Make Laws Tougher on Cyber-Crime

by Luke Reiter
Luke Reiter, a former assistant district attorney in Queens, is with ZDTV's CyberCrime ( in California.

IMAGINE DISCOVERING that someone had posted an electronic message under
your name in a newsgroup devoted to sadomasochistic fantasies. What if
the message included your home address and urged readers to stop by for
a chat? Or, imagine that your boss received a fake e-mail in your name,
calling him a "moron"? It can   -   and does   -   happen.
   Fortunately, New York  -  along with  Alabama, Alaska, Arizona,
Connecticut, Delaware, Michigan, Oklahoma and Wyoming   -   has enacted
a law designed to cover computer harassment. Even with an appropriate
law, however, getting police and prosectors to take this offense
seriously is another matter. Unfortunately, if you live in one of the
remaining 41 states, existing criminal law will afford you hardly any
protection at all.
   In most states, the criminal laws make no mention of electronic
methods of harassment, such as e-mail or newsgroups. Generally, those
states only consider it a crime if you make phone calls designed to
annoy, threaten or alarm another person. Such outmoded laws have left
state legislatures scrambling to catch up with technology and millions
of Americans vulnerable to attack, with no legal remedy.
   One Maryland author learned that lesson the hard way. Last year, she
found herself on the receiving end of a vicious high-tech harassment
campaign. But when she went to the local authorities, she was told that
such conduct was not a crime under existing law. If her attackers had
used the phone, then police could do something. New legislation passed
this week in Maryland makes electronic harassment a crime.
    Similar legislation is pending in California. According to Jerry
Coleman, the legislative aide for the San Francisco district attorney,
current laws would have to be "twisted into the current cybersituation"
to include e-mail harassment. To protect the public, he said, two new
bills are pending.
   At this point, New Yorkers are ahead of the game. The penal law for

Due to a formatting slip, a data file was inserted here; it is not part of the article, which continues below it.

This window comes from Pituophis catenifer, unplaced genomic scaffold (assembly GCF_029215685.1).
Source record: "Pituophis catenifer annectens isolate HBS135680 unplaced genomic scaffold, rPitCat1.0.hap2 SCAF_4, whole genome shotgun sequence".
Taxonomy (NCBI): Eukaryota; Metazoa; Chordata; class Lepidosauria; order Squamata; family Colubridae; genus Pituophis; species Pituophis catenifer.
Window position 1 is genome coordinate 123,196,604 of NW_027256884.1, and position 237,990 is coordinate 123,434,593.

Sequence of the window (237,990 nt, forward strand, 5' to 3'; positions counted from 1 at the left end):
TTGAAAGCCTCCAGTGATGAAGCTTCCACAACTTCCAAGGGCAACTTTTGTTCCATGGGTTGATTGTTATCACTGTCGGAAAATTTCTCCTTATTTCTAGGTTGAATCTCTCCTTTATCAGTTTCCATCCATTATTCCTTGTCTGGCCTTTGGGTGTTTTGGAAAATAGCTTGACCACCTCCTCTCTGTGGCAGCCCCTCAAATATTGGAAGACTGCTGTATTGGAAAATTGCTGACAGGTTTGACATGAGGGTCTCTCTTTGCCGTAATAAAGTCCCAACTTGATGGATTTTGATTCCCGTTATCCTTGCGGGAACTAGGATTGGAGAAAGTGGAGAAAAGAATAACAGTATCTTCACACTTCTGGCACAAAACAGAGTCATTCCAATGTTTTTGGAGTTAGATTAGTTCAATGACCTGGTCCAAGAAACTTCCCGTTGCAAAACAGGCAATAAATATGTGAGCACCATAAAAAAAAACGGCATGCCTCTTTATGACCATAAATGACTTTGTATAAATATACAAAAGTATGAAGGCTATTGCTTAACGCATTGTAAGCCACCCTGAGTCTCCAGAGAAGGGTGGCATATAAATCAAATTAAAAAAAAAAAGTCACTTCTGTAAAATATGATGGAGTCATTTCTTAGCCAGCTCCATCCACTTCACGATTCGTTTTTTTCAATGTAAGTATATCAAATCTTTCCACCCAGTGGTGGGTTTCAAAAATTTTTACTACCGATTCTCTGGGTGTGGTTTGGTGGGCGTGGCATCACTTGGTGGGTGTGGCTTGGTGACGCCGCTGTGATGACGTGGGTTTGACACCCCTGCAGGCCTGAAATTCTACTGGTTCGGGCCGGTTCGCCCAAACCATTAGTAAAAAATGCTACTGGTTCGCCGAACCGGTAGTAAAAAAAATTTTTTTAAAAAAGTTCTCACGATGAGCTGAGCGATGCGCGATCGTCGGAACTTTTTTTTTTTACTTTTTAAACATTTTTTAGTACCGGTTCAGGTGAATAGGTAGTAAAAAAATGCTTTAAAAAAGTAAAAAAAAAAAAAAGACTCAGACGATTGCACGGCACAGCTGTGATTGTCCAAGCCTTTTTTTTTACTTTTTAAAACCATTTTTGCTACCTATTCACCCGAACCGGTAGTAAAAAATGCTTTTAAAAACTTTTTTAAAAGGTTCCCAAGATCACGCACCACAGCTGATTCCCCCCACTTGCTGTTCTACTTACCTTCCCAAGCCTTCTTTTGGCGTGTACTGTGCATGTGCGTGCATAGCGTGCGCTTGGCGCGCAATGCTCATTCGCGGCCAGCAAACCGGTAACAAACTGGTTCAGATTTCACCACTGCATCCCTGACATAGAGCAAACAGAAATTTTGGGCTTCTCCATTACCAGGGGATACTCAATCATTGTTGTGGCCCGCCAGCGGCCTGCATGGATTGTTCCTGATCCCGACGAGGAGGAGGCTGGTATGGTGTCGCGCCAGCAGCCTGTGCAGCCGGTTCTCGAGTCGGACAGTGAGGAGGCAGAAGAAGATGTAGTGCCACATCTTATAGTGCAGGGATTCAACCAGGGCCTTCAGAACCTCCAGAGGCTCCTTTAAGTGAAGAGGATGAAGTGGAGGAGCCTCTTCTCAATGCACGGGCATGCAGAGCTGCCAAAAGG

aggravated harassment in the second degree includes messages that are
"initiated by mechanical or electronic means." The larger issue for New
Yorkers, then, is to convince local authorities that such cases are
worthy of their time and resources. Often, police simply don't have the
time  -  or the inclination  -  to focus on electronic harassment cases.
   As a practical problem, many cases of e-mail harassment involve
computer users in different states. It may prove difficult to convince
an officer  -  that forged e-mails merit an investigation across state
lines. Given the limited resources available, the police simply can't
launch costly interstate investigations for the misdemeanor crime of
aggravated harassment.
   Even if the police were to spend the time and money, New York
prosecutors would then have to file misdemeanor charges against
out-of-state defendants. And the chances of a prosecutor extraditing a
person for aggravated computer harassment are slim indeed, given the
serious nature of other crimes needing attention.
    Some New York Police Department officers may be inclined to
trivialize the seriousness of computer harassment. One detective  I
spoke to quipped that targets of such harassment brought it on
themselves and should just "live with it." But a growing number of law
enforcement officials disagree.
   The New York Police Department has created a unit devoted to
investigating computer crime. Queens County District Attorney Richard A.
Brown has said that prosecutors are ready and willing to take these
complaints seriously.
     As the popularity of e-mail increases, New York authorities'
commitment to electronic harassment laws will undoubtedly be tested.
Meanwhile, in the rest of the country, state legislatures should include
e-mail messages in their harassment laws and close this electronic
loophole. Then the law could be applied more evenly and advantageously.
   Thanks to the Internet, harassment is far more than just annoying
phone calls; it can threaten your personal safety and professional
standing. Nonetheless, most states still do not have criminal laws
designed to protect people from this new form of crime. It's time they
woke up and cracked down.

Copyright 1998, Newsday Inc.

Make Laws Tougher on Cyber-Crime., 04-22-1998, pp A41.